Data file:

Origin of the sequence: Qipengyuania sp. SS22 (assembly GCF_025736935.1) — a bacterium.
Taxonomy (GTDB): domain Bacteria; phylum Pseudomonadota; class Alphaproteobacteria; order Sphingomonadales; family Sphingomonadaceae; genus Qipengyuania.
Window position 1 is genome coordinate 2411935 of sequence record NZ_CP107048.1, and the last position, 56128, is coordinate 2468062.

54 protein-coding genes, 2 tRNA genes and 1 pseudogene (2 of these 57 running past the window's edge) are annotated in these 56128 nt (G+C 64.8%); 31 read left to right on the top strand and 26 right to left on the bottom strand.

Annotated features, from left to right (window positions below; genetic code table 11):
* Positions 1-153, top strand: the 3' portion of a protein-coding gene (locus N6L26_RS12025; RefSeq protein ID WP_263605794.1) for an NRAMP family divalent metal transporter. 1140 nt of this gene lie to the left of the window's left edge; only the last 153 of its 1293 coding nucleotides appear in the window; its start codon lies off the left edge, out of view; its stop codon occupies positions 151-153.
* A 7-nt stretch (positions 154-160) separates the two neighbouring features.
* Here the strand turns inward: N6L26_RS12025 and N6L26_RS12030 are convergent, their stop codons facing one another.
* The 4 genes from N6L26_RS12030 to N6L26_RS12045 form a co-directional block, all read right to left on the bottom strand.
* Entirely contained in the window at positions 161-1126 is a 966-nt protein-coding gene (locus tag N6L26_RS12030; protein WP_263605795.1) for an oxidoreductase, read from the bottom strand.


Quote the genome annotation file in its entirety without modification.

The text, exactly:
Origin of the sequence: Qipengyuania sp. SS22 (assembly GCF_025736935.1) — a bacterium.
Taxonomy (GTDB): domain Bacteria; phylum Pseudomonadota; class Alphaproteobacteria; order Sphingomonadales; family Sphingomonadaceae; genus Qipengyuania.
Window position 1 is genome coordinate 2411935 of sequence record NZ_CP107048.1, and the last position, 56128, is coordinate 2468062.

54 protein-coding genes, 2 tRNA genes and 1 pseudogene (2 of these 57 running past the window's edge) are annotated in these 56128 nt (G+C 64.8%); 31 read left to right on the top strand and 26 right to left on the bottom strand.

Annotated features, from left to right (window positions below; genetic code table 11):
* Positions 1-153, top strand: the 3' portion of a protein-coding gene (locus N6L26_RS12025; RefSeq protein ID WP_263605794.1) for an NRAMP family divalent metal transporter. 1140 nt of this gene lie to the left of the window's left edge; only the last 153 of its 1293 coding nucleotides appear in the window; its start codon lies off the left edge, out of view; its stop codon occupies positions 151-153.
* A 7-nt stretch (positions 154-160) separates the two neighbouring features.
* Here the strand turns inward: N6L26_RS12025 and N6L26_RS12030 are convergent, their stop codons facing one another.
* The 4 genes from N6L26_RS12030 to N6L26_RS12045 form a co-directional block, all read right to left on the bottom strand.
* Entirely contained in the window at positions 161-1126 is a 966-nt protein-coding gene (locus tag N6L26_RS12030; protein WP_263605795.1) for an oxidoreductase, read from the bottom strand.